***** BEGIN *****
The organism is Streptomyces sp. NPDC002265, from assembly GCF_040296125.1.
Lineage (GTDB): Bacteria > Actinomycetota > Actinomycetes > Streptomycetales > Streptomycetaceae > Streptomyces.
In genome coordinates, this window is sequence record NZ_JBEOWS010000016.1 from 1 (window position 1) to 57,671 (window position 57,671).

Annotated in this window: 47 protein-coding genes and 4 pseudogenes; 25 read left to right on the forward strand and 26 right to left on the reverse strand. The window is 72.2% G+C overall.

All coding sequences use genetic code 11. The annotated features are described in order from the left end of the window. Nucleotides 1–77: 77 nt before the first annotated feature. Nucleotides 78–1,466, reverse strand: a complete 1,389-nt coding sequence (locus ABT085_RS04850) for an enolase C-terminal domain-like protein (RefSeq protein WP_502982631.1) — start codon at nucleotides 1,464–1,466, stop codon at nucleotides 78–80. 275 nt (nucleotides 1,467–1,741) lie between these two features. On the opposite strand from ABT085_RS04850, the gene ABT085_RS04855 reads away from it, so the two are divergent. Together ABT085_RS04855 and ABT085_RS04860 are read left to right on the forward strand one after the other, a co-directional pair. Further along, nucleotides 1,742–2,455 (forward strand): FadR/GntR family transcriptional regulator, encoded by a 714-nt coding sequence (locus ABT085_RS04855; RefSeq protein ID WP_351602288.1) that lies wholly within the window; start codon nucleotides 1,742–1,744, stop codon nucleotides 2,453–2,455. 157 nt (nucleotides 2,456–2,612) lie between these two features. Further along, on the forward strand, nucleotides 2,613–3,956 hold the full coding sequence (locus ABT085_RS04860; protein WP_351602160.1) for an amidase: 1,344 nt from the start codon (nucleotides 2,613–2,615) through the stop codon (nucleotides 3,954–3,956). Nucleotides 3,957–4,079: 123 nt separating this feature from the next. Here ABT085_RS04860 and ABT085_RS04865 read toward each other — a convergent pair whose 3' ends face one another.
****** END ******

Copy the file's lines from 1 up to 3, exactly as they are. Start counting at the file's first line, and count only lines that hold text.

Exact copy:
The organism is Streptomyces sp. NPDC002265, from assembly GCF_040296125.1.
Lineage (GTDB): Bacteria > Actinomycetota > Actinomycetes > Streptomycetales > Streptomycetaceae > Streptomyces.
In genome coordinates, this window is sequence record NZ_JBEOWS010000016.1 from 1 (window position 1) to 57,671 (window position 57,671).